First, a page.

There will be fewer counting agents too, and counting places will be socially distanced – meaning results will take longer and will have to be staggered over the weekend to avoid the usual large gatherings of counting agent and party observers.

The Electoral Commission has published an indicative timetable for counting of constituencies and announcement of results which are staggered over Friday 7th and Saturday 8th. If you are keen to follow all the action in real-time in this unprecedented count, results are reportedly to be shared on Twitter by Returning Officers using a pre-determined hashtag.

But remember there are two sets of votes to be counted in this election: the first-past-the-post constituency vote, and the proportional representation regional list vote. Every constituency in a region must be counted and declared before the calculations on the regional list can be made. There’s a lot of work to do before the final result becomes clear.

4) Rise and shine for the result on Sunday.

So when will we know the final result?

It could come as early as Saturday evening, but Portland would recommend a safe bet is to be-up-with-the-lark on Sunday to catch-up with the final scores on the board.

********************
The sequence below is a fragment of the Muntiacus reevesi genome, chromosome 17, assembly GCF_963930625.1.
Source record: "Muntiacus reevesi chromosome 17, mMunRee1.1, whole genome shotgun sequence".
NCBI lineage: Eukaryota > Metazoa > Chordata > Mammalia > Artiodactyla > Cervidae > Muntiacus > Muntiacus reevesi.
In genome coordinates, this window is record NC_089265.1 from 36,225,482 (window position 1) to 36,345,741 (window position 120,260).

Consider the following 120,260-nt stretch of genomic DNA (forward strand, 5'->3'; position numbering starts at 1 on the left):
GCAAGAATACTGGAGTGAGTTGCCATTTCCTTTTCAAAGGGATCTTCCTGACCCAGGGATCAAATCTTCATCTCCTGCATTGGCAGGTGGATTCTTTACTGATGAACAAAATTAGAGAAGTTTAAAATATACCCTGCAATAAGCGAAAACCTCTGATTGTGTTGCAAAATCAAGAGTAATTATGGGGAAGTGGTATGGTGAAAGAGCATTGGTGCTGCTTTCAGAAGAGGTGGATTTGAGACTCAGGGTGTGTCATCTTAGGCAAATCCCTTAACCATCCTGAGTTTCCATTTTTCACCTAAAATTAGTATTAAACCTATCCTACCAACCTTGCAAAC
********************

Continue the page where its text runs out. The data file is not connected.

Unless you, like us, love following election results in real-time – in which case, we wish you luck for your 48 hour election result marathon, punctuated by a bit of kip here and there.

5) Can we predict the result early?

If you are impatient for the result, then it may be possible to analyse a direction of travel from the early results.

There are two trends to watch for: first, whether the SNP are set to secure an overall majority on the constituency vote alone. It is possible to achieve, but would require the SNP to retain every constituency seat they currently hold as well as win key seats in the North-east, Edinburgh, and the central belt. Keep an eye on key marginals to see if the SNP might be set to win a majority before the regional list vote is even counted.